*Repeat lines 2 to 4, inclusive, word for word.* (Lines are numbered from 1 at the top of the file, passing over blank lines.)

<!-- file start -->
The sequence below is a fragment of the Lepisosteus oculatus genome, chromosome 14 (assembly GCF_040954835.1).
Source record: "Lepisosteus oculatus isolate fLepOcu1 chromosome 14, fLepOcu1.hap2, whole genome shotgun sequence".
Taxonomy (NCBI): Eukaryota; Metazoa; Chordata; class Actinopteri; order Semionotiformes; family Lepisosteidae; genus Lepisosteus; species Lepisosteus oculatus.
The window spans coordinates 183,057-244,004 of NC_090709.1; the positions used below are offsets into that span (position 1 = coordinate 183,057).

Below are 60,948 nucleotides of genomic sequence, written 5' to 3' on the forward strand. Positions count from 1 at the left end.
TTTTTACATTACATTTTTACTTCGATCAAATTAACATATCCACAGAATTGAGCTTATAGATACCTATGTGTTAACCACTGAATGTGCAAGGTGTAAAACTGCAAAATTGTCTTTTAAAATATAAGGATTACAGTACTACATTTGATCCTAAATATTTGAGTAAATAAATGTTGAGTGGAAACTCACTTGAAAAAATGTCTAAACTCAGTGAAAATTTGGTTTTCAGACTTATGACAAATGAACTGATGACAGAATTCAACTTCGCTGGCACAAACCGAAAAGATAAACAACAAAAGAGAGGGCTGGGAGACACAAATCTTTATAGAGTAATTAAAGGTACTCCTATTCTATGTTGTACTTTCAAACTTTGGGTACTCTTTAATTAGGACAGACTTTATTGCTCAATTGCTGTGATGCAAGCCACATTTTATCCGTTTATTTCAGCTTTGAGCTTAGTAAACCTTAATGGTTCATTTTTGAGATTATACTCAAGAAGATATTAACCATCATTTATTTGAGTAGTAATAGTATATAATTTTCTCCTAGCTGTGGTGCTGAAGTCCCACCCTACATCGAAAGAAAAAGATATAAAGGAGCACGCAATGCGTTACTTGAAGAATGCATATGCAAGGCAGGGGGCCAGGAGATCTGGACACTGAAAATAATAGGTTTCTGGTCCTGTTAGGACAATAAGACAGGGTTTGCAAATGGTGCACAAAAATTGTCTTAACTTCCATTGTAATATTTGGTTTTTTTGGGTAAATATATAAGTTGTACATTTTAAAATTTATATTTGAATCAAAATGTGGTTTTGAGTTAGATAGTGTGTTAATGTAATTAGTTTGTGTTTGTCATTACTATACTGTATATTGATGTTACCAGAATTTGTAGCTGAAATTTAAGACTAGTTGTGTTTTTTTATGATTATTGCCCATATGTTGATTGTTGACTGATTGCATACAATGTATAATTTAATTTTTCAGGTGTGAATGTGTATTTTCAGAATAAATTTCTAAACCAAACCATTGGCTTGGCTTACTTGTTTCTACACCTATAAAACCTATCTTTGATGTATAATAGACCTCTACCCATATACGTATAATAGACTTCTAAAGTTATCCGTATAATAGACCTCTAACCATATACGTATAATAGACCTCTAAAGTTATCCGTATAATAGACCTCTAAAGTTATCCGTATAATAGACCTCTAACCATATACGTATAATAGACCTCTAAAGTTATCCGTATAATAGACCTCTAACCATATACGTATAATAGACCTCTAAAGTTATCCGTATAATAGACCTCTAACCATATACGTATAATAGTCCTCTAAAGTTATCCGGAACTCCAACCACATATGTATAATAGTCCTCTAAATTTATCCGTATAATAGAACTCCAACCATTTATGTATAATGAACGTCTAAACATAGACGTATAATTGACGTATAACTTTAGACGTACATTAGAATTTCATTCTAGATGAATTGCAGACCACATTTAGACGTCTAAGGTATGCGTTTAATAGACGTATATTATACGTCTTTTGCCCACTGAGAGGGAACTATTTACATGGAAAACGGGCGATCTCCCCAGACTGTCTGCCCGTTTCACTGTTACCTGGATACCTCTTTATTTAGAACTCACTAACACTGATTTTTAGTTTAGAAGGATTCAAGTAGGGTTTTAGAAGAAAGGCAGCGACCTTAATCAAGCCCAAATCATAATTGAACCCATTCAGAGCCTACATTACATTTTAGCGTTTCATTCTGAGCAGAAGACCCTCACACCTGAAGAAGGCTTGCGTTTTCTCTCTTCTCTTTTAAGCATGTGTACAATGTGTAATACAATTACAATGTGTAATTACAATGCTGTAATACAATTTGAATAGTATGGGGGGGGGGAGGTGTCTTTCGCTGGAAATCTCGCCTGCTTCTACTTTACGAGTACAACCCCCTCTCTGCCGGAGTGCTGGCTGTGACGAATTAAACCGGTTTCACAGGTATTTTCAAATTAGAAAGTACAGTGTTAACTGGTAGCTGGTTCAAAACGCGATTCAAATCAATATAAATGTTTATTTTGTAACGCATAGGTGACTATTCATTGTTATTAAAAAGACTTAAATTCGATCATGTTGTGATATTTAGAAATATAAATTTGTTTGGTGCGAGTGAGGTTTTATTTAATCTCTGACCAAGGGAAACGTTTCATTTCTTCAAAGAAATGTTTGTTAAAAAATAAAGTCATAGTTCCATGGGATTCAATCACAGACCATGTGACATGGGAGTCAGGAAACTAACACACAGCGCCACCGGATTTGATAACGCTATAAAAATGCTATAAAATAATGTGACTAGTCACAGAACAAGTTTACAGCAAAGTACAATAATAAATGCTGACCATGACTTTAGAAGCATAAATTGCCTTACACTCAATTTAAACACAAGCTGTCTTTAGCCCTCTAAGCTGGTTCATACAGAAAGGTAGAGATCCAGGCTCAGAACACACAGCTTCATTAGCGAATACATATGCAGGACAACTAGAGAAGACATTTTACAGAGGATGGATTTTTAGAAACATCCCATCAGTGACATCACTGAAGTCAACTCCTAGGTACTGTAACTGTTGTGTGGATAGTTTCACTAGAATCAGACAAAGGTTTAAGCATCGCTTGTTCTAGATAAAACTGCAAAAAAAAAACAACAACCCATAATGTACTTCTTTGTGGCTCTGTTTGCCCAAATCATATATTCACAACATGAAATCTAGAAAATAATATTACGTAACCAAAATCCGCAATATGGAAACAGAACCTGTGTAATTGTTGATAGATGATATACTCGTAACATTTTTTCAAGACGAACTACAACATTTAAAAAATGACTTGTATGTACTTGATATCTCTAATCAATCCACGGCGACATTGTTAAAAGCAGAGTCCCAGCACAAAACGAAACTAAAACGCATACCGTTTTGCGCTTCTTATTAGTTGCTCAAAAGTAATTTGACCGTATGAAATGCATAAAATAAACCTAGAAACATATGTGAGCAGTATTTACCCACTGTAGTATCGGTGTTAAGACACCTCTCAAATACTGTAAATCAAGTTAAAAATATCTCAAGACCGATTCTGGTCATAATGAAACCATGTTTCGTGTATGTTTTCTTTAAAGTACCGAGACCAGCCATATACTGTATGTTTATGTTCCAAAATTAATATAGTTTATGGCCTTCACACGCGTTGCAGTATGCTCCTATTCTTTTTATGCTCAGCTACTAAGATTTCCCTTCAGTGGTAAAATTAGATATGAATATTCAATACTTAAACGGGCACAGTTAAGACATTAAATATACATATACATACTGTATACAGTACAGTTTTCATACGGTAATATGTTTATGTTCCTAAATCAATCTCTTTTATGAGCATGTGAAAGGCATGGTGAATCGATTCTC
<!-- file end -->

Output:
Source record: "Lepisosteus oculatus isolate fLepOcu1 chromosome 14, fLepOcu1.hap2, whole genome shotgun sequence".
Taxonomy (NCBI): Eukaryota; Metazoa; Chordata; class Actinopteri; order Semionotiformes; family Lepisosteidae; genus Lepisosteus; species Lepisosteus oculatus.
The window spans coordinates 183,057-244,004 of NC_090709.1; the positions used below are offsets into that span (position 1 = coordinate 183,057).